While you won’t find every utility company eligible for linking, thousands are available, including AT&T, Verizon, Time Warner, and DirectTV.

There are two types of membership:

AMP Connect Basic

  • Free
  • Requires manual updating of accounts
  • Charges $19.95 per updated account every time it is verified

AMP Connect Plus

  • $19.95 per year
  • Automatic updates available for up to eight accounts (included in cost of the plan)
  • $19.95 for accounts that must be manually updated every time it is verified (e.g., rent)
  • Unlimited credit reports and score updates

Unfortunately, as reported by Bev O’Shea for NerdWallet, this may not be a good investment of your money right now. eCredable used to offer an unsecured credit card based on your eCredable score, but that partnership is no more:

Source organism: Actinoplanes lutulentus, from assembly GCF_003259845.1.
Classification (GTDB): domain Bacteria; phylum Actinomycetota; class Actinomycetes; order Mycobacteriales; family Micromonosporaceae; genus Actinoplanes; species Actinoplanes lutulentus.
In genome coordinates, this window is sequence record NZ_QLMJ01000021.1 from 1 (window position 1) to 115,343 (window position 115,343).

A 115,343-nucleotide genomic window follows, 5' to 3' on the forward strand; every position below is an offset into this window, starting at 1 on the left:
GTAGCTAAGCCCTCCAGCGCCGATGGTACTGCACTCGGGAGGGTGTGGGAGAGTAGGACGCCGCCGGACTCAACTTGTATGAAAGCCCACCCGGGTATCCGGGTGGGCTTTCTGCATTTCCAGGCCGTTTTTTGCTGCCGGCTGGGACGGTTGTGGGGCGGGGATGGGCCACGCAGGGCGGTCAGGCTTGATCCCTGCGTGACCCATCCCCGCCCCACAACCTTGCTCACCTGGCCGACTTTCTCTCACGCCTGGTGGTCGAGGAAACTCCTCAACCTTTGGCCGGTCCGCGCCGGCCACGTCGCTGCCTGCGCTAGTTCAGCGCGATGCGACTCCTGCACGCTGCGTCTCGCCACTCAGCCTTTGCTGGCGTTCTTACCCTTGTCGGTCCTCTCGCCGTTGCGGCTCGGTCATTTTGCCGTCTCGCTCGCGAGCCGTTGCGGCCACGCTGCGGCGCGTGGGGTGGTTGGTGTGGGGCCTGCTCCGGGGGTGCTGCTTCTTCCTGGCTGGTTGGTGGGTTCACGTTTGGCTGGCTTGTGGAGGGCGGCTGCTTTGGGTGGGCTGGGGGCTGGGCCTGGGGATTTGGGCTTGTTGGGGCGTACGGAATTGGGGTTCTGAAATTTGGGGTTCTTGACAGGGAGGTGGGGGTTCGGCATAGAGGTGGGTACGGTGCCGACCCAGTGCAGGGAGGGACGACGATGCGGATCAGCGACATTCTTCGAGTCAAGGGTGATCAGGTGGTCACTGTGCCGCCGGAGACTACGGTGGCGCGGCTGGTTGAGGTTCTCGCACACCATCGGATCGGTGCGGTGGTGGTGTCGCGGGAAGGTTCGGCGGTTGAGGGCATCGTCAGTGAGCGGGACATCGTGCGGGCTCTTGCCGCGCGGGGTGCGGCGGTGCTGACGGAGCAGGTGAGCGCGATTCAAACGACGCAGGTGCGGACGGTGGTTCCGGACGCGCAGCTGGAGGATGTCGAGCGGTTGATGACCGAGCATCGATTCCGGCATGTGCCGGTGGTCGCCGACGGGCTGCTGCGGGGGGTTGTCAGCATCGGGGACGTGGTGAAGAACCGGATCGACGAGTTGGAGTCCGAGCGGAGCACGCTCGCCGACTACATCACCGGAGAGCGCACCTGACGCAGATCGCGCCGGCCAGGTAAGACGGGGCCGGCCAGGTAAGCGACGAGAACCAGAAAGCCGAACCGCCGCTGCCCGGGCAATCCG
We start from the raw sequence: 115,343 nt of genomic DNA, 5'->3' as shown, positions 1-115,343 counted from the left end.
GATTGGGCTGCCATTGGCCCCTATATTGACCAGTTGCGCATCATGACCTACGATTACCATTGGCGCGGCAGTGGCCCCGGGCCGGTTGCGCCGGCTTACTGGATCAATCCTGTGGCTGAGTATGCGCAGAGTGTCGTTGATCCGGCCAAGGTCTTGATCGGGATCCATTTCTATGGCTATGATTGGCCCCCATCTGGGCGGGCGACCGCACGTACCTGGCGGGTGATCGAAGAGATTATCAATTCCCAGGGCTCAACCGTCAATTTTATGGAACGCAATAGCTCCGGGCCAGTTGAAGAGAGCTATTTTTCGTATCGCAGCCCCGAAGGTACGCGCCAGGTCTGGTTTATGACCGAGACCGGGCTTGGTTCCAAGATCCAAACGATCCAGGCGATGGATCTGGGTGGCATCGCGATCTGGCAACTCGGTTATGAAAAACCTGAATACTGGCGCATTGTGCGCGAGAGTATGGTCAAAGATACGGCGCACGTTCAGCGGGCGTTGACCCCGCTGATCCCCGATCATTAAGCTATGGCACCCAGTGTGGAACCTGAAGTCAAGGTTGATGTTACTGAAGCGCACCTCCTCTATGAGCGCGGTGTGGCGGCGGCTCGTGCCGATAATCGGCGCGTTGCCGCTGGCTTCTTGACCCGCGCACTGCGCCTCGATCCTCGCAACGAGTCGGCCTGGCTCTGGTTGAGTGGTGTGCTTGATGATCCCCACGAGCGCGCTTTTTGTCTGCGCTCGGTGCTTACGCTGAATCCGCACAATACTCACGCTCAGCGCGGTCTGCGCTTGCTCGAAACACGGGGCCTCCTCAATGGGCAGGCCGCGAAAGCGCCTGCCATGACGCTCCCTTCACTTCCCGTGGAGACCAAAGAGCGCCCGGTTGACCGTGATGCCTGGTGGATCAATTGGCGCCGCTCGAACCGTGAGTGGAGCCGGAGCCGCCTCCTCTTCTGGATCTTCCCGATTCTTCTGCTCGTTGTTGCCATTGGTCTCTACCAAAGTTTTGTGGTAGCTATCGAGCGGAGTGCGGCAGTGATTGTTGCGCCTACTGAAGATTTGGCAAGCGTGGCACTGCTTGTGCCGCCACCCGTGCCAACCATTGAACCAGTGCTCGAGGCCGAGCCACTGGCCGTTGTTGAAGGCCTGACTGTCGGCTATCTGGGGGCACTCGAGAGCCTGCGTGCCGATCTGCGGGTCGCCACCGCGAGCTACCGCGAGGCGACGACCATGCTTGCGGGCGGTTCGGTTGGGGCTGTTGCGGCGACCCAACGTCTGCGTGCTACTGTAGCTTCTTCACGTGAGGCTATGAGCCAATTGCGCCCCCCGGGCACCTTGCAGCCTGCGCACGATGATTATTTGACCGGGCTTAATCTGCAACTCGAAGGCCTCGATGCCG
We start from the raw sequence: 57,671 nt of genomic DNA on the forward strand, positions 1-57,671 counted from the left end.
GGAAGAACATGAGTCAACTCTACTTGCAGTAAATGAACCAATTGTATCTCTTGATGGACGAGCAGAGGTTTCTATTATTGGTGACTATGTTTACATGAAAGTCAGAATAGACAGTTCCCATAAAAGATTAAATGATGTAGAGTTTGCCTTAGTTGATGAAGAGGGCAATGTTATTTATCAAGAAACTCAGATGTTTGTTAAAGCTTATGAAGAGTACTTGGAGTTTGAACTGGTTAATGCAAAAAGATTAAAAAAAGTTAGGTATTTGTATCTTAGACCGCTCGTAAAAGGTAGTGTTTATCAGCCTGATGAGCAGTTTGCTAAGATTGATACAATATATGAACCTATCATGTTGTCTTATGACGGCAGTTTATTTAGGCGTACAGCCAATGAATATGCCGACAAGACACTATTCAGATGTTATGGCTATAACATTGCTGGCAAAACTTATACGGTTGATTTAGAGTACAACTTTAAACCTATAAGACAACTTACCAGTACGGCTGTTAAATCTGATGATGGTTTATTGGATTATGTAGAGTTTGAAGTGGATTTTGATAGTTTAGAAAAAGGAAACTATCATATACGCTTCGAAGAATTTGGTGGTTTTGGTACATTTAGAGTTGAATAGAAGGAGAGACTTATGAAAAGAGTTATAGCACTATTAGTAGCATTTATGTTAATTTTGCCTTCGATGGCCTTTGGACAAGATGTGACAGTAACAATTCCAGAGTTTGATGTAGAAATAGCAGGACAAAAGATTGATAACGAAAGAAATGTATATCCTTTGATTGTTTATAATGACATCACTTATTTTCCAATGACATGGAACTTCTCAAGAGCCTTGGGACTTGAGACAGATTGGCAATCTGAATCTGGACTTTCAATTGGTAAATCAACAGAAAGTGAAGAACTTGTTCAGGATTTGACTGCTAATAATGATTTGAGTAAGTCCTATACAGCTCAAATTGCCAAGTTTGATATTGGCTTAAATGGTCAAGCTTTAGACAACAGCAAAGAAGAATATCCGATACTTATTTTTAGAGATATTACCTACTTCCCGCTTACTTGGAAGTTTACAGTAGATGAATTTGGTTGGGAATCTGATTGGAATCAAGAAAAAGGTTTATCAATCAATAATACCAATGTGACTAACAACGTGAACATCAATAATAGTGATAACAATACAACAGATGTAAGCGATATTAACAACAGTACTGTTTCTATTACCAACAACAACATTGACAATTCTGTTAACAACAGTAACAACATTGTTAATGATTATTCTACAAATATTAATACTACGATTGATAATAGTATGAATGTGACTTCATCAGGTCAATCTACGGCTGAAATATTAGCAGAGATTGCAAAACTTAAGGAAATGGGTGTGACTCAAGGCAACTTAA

“Because there currently is no unsecured credit card offering, and the other [eCredable] marketplace partners don’t rely on your eCredable grade, we don’t recommend you pay for this alternative score.”

Instead, O’Shea recommends putting that money toward a secured credit card or credit builder loan.

PRBC

Founded in 2005, PRBC stands for Payment Reporting Builds Credit. Signing up is free, as is your access to your PRBC credit reports and scores. Its credit score is based on information gathered from both traditional and alternative sources:

  • Credit cards
  • Mortgages
  • Bank accounts
  • Utilities
  • Insurance policies